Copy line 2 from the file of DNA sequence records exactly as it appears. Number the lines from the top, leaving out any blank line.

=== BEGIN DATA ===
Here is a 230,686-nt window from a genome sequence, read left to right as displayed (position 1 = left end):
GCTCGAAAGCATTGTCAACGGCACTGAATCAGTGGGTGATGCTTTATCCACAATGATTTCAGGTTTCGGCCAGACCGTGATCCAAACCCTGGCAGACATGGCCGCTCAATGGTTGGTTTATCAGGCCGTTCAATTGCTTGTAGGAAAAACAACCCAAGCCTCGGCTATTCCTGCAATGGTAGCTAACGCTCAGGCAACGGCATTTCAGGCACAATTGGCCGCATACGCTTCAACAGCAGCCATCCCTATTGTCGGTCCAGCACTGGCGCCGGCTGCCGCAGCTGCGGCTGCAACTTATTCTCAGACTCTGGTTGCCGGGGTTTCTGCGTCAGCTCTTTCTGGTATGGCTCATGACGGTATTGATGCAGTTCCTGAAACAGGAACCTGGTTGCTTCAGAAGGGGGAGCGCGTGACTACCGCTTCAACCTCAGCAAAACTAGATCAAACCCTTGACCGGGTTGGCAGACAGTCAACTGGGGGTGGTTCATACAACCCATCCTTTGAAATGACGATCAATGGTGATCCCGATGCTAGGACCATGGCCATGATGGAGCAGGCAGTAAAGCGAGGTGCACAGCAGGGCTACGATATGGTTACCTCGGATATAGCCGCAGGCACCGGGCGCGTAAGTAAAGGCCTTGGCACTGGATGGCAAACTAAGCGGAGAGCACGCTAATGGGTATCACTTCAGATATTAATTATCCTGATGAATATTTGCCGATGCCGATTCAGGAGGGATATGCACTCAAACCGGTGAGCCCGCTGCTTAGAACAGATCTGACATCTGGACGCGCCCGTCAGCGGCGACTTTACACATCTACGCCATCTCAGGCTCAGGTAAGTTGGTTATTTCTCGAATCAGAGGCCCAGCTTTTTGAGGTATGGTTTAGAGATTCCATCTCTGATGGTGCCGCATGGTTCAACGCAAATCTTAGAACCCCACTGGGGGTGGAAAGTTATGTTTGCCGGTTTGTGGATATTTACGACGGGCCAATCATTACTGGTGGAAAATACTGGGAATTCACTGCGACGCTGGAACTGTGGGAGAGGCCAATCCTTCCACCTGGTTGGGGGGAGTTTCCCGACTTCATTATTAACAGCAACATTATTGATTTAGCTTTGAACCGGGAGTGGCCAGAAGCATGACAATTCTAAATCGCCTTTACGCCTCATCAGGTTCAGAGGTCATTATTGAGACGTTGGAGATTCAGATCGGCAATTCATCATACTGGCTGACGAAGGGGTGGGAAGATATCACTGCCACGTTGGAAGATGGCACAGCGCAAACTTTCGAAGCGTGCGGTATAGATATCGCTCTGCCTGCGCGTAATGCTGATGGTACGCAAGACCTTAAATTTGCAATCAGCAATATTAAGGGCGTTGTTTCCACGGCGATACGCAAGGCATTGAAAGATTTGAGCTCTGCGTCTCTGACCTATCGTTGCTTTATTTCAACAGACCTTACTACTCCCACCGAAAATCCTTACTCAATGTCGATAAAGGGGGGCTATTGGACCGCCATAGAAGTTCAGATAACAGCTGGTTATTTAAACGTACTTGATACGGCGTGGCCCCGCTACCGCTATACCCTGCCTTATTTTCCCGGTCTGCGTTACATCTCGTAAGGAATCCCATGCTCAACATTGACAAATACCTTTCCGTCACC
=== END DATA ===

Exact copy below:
GCTCGAAAGCATTGTCAACGGCACTGAATCAGTGGGTGATGCTTTATCCACAATGATTTCAGGTTTCGGCCAGACCGTGATCCAAACCCTGGCAGACATGGCCGCTCAATGGTTGGTTTATCAGGCCGTTCAATTGCTTGTAGGAAAAACAACCCAAGCCTCGGCTATTCCTGCAATGGTAGCTAACGCTCAGGCAACGGCATTTCAGGCACAATTGGCCGCATACGCTTCAACAGCAGCCATCCCTATTGTCGGTCCAGCACTGGCGCCGGCTGCCGCAGCTGCGGCTGCAACTTATTCTCAGACTCTGGTTGCCGGGGTTTCTGCGTCAGCTCTTTCTGGTATGGCTCATGACGGTATTGATGCAGTTCCTGAAACAGGAACCTGGTTGCTTCAGAAGGGGGAGCGCGTGACTACCGCTTCAACCTCAGCAAAACTAGATCAAACCCTTGACCGGGTTGGCAGACAGTCAACTGGGGGTGGTTCATACAACCCATCCTTTGAAATGACGATCAATGGTGATCCCGATGCTAGGACCATGGCCATGATGGAGCAGGCAGTAAAGCGAGGTGCACAGCAGGGCTACGATATGGTTACCTCGGATATAGCCGCAGGCACCGGGCGCGTAAGTAAAGGCCTTGGCACTGGATGGCAAACTAAGCGGAGAGCACGCTAATGGGTATCACTTCAGATATTAATTATCCTGATGAATATTTGCCGATGCCGATTCAGGAGGGATATGCACTCAAACCGGTGAGCCCGCTGCTTAGAACAGATCTGACATCTGGACGCGCCCGTCAGCGGCGACTTTACACATCTACGCCATCTCAGGCTCAGGTAAGTTGGTTATTTCTCGAATCAGAGGCCCAGCTTTTTGAGGTATGGTTTAGAGATTCCATCTCTGATGGTGCCGCATGGTTCAACGCAAATCTTAGAACCCCACTGGGGGTGGAAAGTTATGTTTGCCGGTTTGTGGATATTTACGACGGGCCAATCATTACTGGTGGAAAATACTGGGAATTCACTGCGACGCTGGAACTGTGGGAGAGGCCAATCCTTCCACCTGGTTGGGGGGAGTTTCCCGACTTCATTATTAACAGCAACATTATTGATTTAGCTTTGAACCGGGAGTGGCCAGAAGCATGACAATTCTAAATCGCCTTTACGCCTCATCAGGTTCAGAGGTCATTATTGAGACGTTGGAGATTCAGATCGGCAATTCATCATACTGGCTGACGAAGGGGTGGGAAGATATCACTGCCACGTTGGAAGATGGCACAGCGCAAACTTTCGAAGCGTGCGGTATAGATATCGCTCTGCCTGCGCGTAATGCTGATGGTACGCAAGACCTTAAATTTGCAATCAGCAATATTAAGGGCGTTGTTTCCACGGCGATACGCAAGGCATTGAAAGATTTGAGCTCTGCGTCTCTGACCTATCGTTGCTTTATTTCAACAGACCTTACTACTCCCACCGAAAATCCTTACTCAATGTCGATAAAGGGGGGCTATTGGACCGCCATAGAAGTTCAGATAACAGCTGGTTATTTAAACGTACTTGATACGGCGTGGCCCCGCTACCGCTATACCCTGCCTTATTTTCCCGGTCTGCGTTACATCTCGTAAGGAATCCCATGCTCAACATTGACAAATACCTTTCCGTCACC